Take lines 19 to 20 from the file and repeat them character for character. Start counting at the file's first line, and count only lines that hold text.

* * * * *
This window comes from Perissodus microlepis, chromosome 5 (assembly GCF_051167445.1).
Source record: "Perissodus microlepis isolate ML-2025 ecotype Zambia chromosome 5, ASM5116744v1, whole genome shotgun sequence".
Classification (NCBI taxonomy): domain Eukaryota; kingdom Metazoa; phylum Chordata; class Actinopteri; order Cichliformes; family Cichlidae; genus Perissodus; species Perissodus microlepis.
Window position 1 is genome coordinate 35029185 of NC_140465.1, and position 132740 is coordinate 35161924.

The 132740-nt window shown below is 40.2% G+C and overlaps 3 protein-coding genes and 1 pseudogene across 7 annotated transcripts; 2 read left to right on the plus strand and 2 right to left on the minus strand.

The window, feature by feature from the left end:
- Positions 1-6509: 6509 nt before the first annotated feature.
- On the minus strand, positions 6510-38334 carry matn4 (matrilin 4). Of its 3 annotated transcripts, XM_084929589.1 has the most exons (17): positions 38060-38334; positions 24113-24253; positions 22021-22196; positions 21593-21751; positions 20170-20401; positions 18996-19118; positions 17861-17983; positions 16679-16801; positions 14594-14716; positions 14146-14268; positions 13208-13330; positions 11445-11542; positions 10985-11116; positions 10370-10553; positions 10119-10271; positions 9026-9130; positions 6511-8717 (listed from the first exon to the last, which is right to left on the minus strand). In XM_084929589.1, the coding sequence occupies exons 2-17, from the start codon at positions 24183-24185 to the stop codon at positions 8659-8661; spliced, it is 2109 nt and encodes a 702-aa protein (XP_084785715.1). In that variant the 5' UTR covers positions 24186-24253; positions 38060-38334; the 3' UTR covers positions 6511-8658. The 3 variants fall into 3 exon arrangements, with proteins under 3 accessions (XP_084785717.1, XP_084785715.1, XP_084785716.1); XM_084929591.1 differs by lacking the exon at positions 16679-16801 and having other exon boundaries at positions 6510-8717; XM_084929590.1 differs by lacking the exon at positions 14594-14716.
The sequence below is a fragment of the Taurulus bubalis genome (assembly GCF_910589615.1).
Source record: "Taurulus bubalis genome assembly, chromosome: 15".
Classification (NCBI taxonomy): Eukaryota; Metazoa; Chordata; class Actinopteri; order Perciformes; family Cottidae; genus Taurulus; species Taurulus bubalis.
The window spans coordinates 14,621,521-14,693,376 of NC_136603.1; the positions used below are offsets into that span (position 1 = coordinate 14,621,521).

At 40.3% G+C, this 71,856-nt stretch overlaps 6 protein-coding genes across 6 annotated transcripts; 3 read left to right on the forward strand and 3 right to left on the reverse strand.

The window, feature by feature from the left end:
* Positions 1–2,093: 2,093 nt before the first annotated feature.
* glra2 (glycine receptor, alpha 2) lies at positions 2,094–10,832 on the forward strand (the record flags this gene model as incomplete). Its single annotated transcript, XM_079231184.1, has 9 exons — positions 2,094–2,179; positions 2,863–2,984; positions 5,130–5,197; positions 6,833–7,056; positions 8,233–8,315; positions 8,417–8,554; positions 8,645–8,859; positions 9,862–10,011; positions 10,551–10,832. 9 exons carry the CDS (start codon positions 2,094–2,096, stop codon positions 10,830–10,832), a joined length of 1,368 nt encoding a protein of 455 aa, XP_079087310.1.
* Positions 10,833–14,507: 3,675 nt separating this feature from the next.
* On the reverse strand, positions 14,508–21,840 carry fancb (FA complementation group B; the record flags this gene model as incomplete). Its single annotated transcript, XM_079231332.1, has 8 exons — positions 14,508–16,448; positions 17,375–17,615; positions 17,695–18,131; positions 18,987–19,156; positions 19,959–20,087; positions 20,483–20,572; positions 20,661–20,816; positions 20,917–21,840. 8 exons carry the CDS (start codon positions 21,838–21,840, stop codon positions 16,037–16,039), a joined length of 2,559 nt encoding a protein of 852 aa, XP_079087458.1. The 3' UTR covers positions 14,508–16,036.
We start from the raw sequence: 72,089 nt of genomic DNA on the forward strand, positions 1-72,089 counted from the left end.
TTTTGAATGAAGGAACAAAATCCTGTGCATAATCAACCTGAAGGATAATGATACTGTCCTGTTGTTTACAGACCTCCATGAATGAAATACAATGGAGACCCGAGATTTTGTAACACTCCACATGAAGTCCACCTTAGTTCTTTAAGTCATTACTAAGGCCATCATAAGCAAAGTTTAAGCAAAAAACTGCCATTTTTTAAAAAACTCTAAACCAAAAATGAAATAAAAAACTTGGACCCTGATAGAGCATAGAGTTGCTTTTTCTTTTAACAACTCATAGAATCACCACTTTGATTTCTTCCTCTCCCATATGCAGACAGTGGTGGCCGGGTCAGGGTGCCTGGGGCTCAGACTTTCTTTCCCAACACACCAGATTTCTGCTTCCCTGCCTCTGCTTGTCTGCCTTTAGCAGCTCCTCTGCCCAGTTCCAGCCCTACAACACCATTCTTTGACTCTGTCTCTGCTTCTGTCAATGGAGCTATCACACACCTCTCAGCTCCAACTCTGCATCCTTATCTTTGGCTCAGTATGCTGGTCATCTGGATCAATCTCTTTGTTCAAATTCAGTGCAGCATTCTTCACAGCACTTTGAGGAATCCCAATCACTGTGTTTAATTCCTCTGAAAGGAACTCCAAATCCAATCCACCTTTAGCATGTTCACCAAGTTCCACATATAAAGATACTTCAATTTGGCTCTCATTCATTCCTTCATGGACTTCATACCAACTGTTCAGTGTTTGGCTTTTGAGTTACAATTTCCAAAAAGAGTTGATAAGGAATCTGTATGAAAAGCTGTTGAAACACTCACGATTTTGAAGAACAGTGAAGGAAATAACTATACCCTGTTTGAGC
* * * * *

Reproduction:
We start from the raw sequence: 72,089 nt of genomic DNA on the forward strand, positions 1-72,089 counted from the left end.
TTTTGAATGAAGGAACAAAATCCTGTGCATAATCAACCTGAAGGATAATGATACTGTCCTGTTGTTTACAGACCTCCATGAATGAAATACAATGGAGACCCGAGATTTTGTAACACTCCACATGAAGTCCACCTTAGTTCTTTAAGTCATTACTAAGGCCATCATAAGCAAAGTTTAAGCAAAAAACTGCCATTTTTTAAAAAACTCTAAACCAAAAATGAAATAAAAAACTTGGACCCTGATAGAGCATAGAGTTGCTTTTTCTTTTAACAACTCATAGAATCACCACTTTGATTTCTTCCTCTCCCATATGCAGACAGTGGTGGCCGGGTCAGGGTGCCTGGGGCTCAGACTTTCTTTCCCAACACACCAGATTTCTGCTTCCCTGCCTCTGCTTGTCTGCCTTTAGCAGCTCCTCTGCCCAGTTCCAGCCCTACAACACCATTCTTTGACTCTGTCTCTGCTTCTGTCAATGGAGCTATCACACACCTCTCAGCTCCAACTCTGCATCCTTATCTTTGGCTCAGTATGCTGGTCATCTGGATCAATCTCTTTGTTCAAATTCAGTGCAGCATTCTTCACAGCACTTTGAGGAATCCCAATCACTGTGTTTAATTCCTCTGAAAGGAACTCCAAATCCAATCCACCTTTAGCATGTTCACCAAGTTCCACATATAAAGATACTTCAATTTGGCTCTCATTCATTCCTTCATGGACTTCATACCAACTGTTCAGTGTTTGGCTTTTGAGTTACAATTTCCAAAAAGAGTTGATAAGGAATCTGTATGAAAAGCTGTTGAAACACTCACGATTTTGAAGAACAGTGAAGGAAATAACTATACCCTGTTTGAGC